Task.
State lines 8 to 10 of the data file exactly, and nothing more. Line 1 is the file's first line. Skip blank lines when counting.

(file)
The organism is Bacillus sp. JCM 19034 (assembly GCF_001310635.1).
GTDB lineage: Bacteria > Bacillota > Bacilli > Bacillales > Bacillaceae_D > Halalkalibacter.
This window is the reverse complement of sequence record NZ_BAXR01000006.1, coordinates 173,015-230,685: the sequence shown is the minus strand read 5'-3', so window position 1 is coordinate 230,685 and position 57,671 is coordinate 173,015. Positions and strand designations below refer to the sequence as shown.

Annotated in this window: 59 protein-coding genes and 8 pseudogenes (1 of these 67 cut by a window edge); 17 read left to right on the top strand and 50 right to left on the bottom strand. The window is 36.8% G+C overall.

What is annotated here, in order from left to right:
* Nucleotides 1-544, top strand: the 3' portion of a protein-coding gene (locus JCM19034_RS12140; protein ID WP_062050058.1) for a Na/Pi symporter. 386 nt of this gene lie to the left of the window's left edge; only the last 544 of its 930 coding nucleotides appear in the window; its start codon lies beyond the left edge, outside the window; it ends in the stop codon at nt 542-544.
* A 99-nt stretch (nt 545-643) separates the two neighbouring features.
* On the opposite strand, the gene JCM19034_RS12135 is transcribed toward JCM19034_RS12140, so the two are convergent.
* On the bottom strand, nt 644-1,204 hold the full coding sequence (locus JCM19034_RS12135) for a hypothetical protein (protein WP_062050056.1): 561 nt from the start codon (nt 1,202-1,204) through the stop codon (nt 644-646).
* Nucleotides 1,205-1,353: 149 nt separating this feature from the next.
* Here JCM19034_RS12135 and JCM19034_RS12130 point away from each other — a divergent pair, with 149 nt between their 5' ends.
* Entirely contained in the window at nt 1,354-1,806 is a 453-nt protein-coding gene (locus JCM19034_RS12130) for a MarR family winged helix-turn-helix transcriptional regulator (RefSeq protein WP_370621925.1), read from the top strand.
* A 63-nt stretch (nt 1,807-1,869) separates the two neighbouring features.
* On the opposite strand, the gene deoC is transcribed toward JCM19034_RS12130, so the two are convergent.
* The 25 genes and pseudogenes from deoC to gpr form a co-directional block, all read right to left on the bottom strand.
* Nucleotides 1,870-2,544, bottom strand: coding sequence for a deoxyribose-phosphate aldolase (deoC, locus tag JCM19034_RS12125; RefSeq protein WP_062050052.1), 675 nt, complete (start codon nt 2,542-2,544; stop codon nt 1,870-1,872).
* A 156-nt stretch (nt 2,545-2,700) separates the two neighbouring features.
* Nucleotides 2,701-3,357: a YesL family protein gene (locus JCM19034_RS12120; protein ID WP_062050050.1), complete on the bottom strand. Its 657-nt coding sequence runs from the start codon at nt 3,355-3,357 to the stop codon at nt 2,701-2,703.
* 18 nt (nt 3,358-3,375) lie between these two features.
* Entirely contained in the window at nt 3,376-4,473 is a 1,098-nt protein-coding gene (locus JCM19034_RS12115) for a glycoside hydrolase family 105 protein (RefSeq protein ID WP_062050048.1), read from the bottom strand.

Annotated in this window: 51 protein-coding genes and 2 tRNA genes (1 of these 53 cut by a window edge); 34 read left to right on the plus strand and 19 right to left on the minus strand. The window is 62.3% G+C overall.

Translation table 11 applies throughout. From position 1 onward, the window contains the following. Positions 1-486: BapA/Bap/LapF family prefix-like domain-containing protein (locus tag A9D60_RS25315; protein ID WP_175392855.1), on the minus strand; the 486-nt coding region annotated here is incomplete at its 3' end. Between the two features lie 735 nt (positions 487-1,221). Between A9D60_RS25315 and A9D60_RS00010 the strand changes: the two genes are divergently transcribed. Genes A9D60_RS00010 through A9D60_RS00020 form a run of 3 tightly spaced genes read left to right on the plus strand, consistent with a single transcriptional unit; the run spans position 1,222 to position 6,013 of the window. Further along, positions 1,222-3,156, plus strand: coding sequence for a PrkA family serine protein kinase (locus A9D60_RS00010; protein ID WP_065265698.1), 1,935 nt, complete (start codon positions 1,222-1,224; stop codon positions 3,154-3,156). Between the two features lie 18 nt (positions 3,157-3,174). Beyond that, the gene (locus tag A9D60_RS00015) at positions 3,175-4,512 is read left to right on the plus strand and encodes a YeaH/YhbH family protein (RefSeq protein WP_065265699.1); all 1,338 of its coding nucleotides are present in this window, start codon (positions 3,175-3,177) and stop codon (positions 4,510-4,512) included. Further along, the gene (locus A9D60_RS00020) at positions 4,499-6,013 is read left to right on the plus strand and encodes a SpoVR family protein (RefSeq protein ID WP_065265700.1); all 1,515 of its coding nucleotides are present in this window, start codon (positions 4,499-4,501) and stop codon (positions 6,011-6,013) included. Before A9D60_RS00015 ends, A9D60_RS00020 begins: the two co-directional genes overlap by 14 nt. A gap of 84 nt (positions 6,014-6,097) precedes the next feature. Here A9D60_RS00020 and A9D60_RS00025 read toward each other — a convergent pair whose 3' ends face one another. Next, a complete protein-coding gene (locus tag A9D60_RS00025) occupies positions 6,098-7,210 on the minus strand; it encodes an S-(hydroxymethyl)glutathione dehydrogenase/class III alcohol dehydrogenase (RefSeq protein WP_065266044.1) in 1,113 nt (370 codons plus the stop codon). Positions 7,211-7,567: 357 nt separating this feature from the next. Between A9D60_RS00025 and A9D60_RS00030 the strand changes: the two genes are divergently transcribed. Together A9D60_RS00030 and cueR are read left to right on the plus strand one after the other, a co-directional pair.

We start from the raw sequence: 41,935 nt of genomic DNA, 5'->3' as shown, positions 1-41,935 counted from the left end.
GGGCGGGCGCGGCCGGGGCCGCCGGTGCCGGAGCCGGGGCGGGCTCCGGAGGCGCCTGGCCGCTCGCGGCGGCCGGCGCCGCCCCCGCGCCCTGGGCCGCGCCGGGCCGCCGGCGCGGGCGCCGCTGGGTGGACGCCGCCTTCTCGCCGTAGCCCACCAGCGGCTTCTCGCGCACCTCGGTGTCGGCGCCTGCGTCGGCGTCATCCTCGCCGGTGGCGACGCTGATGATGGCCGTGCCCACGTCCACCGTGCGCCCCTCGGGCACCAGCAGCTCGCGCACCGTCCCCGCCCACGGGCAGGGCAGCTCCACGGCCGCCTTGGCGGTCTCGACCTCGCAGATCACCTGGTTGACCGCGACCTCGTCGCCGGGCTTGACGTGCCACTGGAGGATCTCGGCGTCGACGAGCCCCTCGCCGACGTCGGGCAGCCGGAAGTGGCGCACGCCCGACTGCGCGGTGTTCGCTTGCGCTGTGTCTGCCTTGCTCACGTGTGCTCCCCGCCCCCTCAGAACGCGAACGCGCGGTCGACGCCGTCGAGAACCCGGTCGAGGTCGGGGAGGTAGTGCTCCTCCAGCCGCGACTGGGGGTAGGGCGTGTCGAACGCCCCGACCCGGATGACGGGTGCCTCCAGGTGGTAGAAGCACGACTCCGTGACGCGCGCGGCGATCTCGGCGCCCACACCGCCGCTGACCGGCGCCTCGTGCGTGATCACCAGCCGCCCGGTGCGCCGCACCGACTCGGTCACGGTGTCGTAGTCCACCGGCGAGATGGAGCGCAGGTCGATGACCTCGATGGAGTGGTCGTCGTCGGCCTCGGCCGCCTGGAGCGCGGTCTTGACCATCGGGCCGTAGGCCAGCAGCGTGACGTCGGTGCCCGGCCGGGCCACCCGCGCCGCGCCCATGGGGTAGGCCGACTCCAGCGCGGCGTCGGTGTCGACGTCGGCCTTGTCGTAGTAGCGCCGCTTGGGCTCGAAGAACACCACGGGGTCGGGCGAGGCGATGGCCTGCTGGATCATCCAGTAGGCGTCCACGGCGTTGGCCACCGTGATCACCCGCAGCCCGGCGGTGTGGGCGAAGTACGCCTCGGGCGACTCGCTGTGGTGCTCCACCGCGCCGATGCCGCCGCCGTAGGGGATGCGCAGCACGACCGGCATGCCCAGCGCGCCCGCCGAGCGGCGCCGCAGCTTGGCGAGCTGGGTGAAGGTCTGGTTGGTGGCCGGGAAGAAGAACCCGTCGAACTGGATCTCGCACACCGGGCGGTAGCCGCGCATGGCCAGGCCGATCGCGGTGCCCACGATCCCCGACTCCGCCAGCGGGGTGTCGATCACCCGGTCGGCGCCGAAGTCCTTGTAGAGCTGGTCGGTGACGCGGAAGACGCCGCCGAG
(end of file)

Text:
* On the opposite strand, the gene JCM19034_RS12135 is transcribed toward JCM19034_RS12140, so the two are convergent.
* On the bottom strand, nt 644-1,204 hold the full coding sequence (locus JCM19034_RS12135) for a hypothetical protein (protein WP_062050056.1): 561 nt from the start codon (nt 1,202-1,204) through the stop codon (nt 644-646).
* Nucleotides 1,205-1,353: 149 nt separating this feature from the next.